• I have a history of severe allergic reactions to antibiotic including anaphylaxis liver failure and nearly needing blood transfusion from 3 different antibiotics this concerns me so since 2 of my reactions nearly killed me so makes me very concerned of the vaccine which i will probably not take

    • Dr Faucci stament if you have had a previous reaction to a injection do not take because your reaction could have a worse reaction.

  • Author, that you for putting more data into this article especially the side effects and the asymptomatic.

  • “There was also preliminary evidence that the vaccine has some efficacy after one dose, and that it prevents asymptomatic Covid-19 cases — those that occur without a person ever feeling ill.”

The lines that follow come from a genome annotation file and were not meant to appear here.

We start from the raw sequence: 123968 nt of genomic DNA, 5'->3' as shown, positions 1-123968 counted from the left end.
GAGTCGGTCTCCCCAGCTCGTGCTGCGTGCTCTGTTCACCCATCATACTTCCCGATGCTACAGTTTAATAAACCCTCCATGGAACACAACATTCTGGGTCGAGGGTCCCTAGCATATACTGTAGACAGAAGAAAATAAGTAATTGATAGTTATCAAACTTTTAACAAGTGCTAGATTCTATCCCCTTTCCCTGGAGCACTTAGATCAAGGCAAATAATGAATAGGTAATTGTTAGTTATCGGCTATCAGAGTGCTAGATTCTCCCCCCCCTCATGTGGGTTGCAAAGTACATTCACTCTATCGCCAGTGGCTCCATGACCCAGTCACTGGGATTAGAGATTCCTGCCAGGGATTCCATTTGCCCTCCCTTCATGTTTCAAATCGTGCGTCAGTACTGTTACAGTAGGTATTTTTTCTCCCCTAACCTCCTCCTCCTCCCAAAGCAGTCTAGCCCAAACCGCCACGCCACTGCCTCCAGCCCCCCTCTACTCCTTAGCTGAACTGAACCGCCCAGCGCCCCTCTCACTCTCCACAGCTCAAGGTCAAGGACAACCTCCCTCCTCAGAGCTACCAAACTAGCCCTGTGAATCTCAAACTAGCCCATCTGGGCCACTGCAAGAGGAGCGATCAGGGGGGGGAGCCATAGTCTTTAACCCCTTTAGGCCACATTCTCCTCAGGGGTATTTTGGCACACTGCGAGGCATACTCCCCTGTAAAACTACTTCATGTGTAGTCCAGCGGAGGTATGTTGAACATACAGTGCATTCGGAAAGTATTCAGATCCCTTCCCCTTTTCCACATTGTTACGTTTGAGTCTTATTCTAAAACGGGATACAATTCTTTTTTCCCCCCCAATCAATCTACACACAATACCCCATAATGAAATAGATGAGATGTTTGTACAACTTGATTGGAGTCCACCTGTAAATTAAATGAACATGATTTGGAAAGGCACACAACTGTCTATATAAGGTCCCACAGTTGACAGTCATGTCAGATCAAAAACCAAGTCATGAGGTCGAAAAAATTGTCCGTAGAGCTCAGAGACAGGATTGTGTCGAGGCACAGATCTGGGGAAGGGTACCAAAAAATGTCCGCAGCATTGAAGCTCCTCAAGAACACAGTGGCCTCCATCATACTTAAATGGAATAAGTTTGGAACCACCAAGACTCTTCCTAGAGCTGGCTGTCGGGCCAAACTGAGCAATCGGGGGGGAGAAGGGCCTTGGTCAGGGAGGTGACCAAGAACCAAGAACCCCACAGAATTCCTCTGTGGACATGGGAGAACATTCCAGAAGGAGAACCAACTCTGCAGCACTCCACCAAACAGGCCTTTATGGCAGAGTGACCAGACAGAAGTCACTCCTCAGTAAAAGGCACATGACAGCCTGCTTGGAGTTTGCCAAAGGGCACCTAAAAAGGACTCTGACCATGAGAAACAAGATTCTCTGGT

The above statement is one of the biggest positive for Moderna. It is important not only to prevent symptomatic but also asymptomatic as asymptomatic shed virus longer than symptomatic.

    https://www.medpagetoday.com/infectiousdisease/covid19/87168

    “Moderna disclosed Nov. 30 that its vaccine decreased symptomatic Covid-19 infections by 94%”. Does this mean that if you included the decreased in asymptomatic, the success rate is higher?

    Since the efficacy is 94%, people should not assume just people they have the vaccine they will fall into the 94%. People should stay being careful assuming that maybe they can fall into the 6%. The worst case is someone who got vaccinated, became asymptomatic and then lower their guard since they think they are protected and then start infecting other people.

    Author, is there is link for the documents that Moderna does prevent asymptomatic? If nobody became asymptomatic during the clinical trials, then this is a big win for Moderna.